I had the opportunity to visit the Royal Ontario Museum (ROM) in Toronto this past March. Adam Teller and Eli Frommer, both Minerals.net enthusiasts from New York, joined me on this trip. The ROM is Canada's premier natural history museum, and it has an extensive mineral and gemstone hall containing many exceptional pieces. Some individual minerals and gemstones in the collection are highly renowned. Anyone in the vicinity of Toronto should definitely pay a visit to this museum.
The mineral hall occupies a large room with high ceilings, and the appearance of the room and displays show that it was recently renovated with modern display units and excellent lighting. A large focus of the museum exhibits is naturally the minerals of Canada. However, there are also plenty of other minerals and exhibits to be seen at this museum. For this new particular news post, I focused primarily on the minerals of Canada, though a few other interesting photos managed to get in as well. The museum has a dazzling collection from several important Canadian localities, including the Jefferey Quarry in Asbestos, Mont Saint Hilaire, the Cobalt District, and the Rapid Creek area.
The museum also hosts a gem hall adjacent to the mineral hall, which contains collections of rough and cut gemstones, as well as other interesting displays such as Gold.
The museum has most of the minerals on display labeled with a number. There are touch screen tablets by each large case which allow one to navigate and read all about each mineral in detail based on its associated number. This new-age concept with a tablet touch screen for detailed information is a great usage of modern technology for a mineral and gemstone exhibit. However, it disturbed me how many of these these touch tablets were disabled and rendered useless. In fact, there were more non-functioning units than functioning ones! Further, the basic locality should also have been shown together with a mineral on display, so that you can see this information without the need to look it up.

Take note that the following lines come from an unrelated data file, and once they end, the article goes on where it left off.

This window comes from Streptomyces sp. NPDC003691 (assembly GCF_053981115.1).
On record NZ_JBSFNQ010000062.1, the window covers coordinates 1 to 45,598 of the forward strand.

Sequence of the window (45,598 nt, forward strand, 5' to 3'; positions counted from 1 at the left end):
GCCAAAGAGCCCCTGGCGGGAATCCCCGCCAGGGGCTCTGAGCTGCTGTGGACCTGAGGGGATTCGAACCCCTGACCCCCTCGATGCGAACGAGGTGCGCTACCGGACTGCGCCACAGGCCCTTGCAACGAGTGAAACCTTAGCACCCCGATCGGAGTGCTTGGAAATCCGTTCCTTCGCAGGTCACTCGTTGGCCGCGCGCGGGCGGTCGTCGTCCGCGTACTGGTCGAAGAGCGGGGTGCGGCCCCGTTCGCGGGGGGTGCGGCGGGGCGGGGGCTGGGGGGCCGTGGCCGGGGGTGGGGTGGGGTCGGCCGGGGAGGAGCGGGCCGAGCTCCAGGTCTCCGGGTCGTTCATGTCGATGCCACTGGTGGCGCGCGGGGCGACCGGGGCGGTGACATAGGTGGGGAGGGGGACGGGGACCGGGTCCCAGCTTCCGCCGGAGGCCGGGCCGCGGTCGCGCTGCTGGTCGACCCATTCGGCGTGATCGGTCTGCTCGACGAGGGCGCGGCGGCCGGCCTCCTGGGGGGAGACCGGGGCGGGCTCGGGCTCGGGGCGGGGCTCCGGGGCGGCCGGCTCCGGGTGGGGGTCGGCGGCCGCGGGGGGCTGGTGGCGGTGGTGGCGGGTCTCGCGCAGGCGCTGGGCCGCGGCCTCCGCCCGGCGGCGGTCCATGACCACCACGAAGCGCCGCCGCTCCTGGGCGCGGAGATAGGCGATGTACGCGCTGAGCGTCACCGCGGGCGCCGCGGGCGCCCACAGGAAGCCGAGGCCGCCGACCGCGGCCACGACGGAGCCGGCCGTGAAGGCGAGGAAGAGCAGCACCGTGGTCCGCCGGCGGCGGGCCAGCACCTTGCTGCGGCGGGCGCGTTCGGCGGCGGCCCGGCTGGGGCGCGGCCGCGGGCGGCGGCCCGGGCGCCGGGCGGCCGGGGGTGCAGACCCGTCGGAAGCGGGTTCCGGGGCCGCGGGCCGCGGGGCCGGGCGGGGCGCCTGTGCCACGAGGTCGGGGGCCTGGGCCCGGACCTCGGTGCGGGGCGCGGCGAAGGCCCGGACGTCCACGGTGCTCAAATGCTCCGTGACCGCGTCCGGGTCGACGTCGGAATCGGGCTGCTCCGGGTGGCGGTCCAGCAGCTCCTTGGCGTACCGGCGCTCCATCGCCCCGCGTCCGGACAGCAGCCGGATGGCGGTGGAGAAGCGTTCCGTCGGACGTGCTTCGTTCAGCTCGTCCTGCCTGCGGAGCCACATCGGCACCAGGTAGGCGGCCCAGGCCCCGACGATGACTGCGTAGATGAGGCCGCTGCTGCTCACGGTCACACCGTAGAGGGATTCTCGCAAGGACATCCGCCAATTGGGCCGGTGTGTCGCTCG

I subsequently discussed the above matter with Katherine Dunnell, the Mineralogy & Geology Technician at the museum, who informed me that they are upgrading the entire digital kiosk system this coming month. This will be a great improvement for research, and I am looking forward to seeing this enhancement on my next visit to the museum.
Below are some handpicked photos of some of the fascinating display cases in the ROM. Click the pictures below for a larger version pop-up.
Adam Teller, Hershel Friedman, and Eli Frommer in Front of the Uniquely-Styled ROM Entrance
The ROM Mineral Hall
Eli and Adam Posing by a Huge Michigan Copper
from the Keweenaw Peninsula
Bizarre "Gogotte" Sandstone Formation from Chartes Eure-et-Loir, France
Huge Polished Slab of Serpentine
from Montville, New Jersey
Large Mass of Radiating Schorl
Tourmaline from the Sceptre Claims, Emerald Lake, Yukon Territory
Head-Sized Plate of Gemmy Orange Grossular
Garnet from the Jeffrey Quarry, Asbestos, Quebec
Very Large Plate of Diopside
with Other Smaller Diopside Crystals on the Side from the Jeffrey Quarry, Asbestos, Quebec
Crystal Cluster of Prehnite
in a very Unique Formation of Thick Blocky Crystals from the Jeffrey Quarry, Asbestos, Quebec
Crystals in Interesting Aggregates from the Jeffrey Quarry, Asbestos, Quebec
Crystals from the Jeffrey Quarry, Asbestos, Quebec
from the Rapid Creek Area in the Yukon Territory
Mass from the Cobalt Mining District in Ontario
from the Cobalt Mining District in Ontario
A Giant Grapefruit-Sized Crystal of Analcime
from Mont Saint Hilaire, Quebec
Crystals from Mont Saint Hilaire, Quebec
Various Colorful Crystals from Mont Saint Hilaire, Quebec
Beautiful Twinned Serandite
Crystal from Mont Saint Hilaire, Quebec
Crystal Clustes from Birds Creek, Bancroft, Ontario
Crystal from the Gutz Farm, Renfrew Co., Ontario
Deep Green Fluorite
from Madoc, Hastings Co., Ontario.
This is Probably the Best Fluorite I have ever seen from Canada!
Crystals Protruding from Calcite
From the Liscomb Occurrence, Wilberforce, Ontario
from Moly Hill, Quebec
from Sri Lanka
Case of Various Gemstones Displaying Asterism
Tourmaline Cat's Eye
; Locality Unknown
from Mine McIntyre, Timmins, Ontario
- Left to Right:
Crosus Mine, Matheson, Ontario
Sachigo River Mine, Sachigo River, Ontario
Hoyle Pond Mine, Timmins, Ontario
in Matrix ("Picture Rock") from Mine d'or O'Brien, Cadillac, Quebec
gem, 896 carats, from Tsumeb, Namibia
This is the world's largest cut Cerussite Gemstone, and an Iconic ROM Object
Cerussite is an extremely lustrous gemstone with amazing internal fire, greater than Diamond
Mass of Biotite
Mica with Adam and Eli for Perspective
From the Purdy Mine, Eau Claire Station, Ontario
Minerals.net Delegation at the ROM Museum. Left to Right:
Adam Teller, Hershel Friedman, Eli Frommer